When one has mentioned those objectives one has not in any way made a special case for dealing with this particular trade. I do not want to be thought to discourage the movement which is clearly widespread in this craft for enhancing its status and improving its standards, but in considering the Bill one has to address oneself to a slightly different question. Granted that we all wish to see a raising of the standards, the question is, whether it is right at this time that those standards should he enforced by law, backed by the sanction of the criminal law; and if so, whether the proposals in the Bill are the right way of doing that. As regards that first question "Do we think that the conditions and standards should be enforced by law?" His Majesty's Government would answer with a qualified assent. I shall come to the qualification in a moment. If we have to answer the question "Are the proposals in the Bill the right method of doing so?" I am afraid that the view of His Majesty's Government is that this is not the right way to do it.

What is it that the Bill proposes? It proposes to set up the British Hairdressing Board, which has to maintain a register, to approve schools of hairdressing, hold examinations and make certain regulations. Persons who wish to ply this trade will have to apply for registration. They will have to pay fees. It is true that the figures in the Bill are maxima. They rise as high as £5 initially, and an annual fee not exceeding £3. Once the Bill is fully enforced, no unregistered person could use the title "Hairdresser" or practise or hold himself out as practising hairdressing. As the hon. and gallant Member for Ayr Burghs (Sir T. Moore) pointed out, the penalties for any infringement of those provisions are very heavy.

That is what one might call an extremely strict system of control, backed by very heavy penalties indeed. It is on that footing that we must consider whether, in the case of this particular craft or trade, it is appropriate that such a system should be enforced. The hon. Gentleman who introduced the Bill said that it was not the purpose of the Bill to impose restrictions on the trade as a whole. I have no doubt that that is perfectly correct, but if the House considers the standards which are laid down it will be difficult for hon. Members not to think that there is a measure of restriction implied in the Bill. Very considerable power is to be given to the trade. It is assumed throughout the Bill that it is possible and desirable to enforce a very high degree of uniformity both as to the practice of the trade and the training for it throughout the country and through the different types of establishment.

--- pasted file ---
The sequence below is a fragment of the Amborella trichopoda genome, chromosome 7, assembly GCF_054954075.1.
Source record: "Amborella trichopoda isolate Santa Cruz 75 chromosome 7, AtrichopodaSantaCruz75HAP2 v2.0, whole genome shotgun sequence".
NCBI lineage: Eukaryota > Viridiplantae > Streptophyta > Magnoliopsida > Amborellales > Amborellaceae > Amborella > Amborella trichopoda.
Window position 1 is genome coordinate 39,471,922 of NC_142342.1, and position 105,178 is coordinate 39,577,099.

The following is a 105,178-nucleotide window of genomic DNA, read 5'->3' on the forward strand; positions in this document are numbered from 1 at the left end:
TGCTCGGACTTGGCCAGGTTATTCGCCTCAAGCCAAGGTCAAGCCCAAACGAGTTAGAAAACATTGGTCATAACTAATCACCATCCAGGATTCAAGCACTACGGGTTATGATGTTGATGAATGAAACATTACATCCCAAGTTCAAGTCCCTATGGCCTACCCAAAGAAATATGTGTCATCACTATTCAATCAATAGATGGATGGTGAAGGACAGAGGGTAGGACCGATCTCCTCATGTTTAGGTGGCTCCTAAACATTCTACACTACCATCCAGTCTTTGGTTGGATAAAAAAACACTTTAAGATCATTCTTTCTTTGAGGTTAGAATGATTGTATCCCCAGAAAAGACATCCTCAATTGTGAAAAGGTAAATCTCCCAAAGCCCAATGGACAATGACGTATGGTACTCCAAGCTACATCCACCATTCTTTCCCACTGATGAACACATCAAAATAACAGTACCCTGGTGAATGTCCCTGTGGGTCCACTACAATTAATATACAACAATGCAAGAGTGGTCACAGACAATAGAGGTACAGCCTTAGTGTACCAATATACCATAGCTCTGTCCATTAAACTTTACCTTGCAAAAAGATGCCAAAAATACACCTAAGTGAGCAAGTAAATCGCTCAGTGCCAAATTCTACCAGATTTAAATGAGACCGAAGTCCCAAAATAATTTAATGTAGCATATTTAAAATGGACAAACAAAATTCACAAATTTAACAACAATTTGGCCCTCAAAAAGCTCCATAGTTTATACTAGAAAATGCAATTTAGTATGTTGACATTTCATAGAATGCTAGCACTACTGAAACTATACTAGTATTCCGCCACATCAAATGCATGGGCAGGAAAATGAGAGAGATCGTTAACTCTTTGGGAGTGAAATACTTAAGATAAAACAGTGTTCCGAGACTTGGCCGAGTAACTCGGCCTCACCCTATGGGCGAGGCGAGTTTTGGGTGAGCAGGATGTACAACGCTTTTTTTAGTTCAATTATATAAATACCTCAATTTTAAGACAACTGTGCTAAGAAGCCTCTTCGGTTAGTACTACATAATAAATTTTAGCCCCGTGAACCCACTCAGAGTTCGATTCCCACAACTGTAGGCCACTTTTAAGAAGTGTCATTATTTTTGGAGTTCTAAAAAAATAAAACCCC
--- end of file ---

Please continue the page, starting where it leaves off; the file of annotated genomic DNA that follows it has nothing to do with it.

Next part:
I suggest to the House that we should only assent to this if it is very clearly shown that the public interest, that is to say, the interests not of just one section of the community but of all sections, demands that these measures should be taken. It will be observed that although, in the main, the machinery of the Bill is to be operated by representatives of the craft, nevertheless, considerable responsibilities are to be put upon my right hon. Friend the Secretary of State for the Home Department and he has to consider whether the responsibilities put on him are necessary and whether he feels that he would properly be able to carry them out.

Some comparison has been made between these proposals and those measures which are taken to control a number of other professions, notably the doctors, the dentists and the midwives and, in a rather different category, the law and the architects. I do not necessarily want to suggest that any of those professions is more significant—we would all have our own ideas as to what the word "significant" might signify—but I suggest that they present a different type of problem. It is really not right that we should compare, at any rate in degree, the dangers involved in medical practice by entirely untrained and unqualified people and those in hairdressing practice by untrained and unqualified people. There is such a difference in degree that it amounts almost to a difference in kind. Different considerations perhaps apply with the law and architecture, but I would point out that the measures controlling these different professions are not uniform and in general it is fair to say that they are less severe than those provided in the Bill for the hairdressing craft. There is only prohibition about holding oneself out to be a registered medical practitioner. I understand that the position is the same with regard to the architects' profession. One is not prevented entirely from practising in some form but one may not hold oneself out to be a qualified architect. We have therefore to recognise that the Bill sets out to impose an even stricter control than is imposed on those very important professions.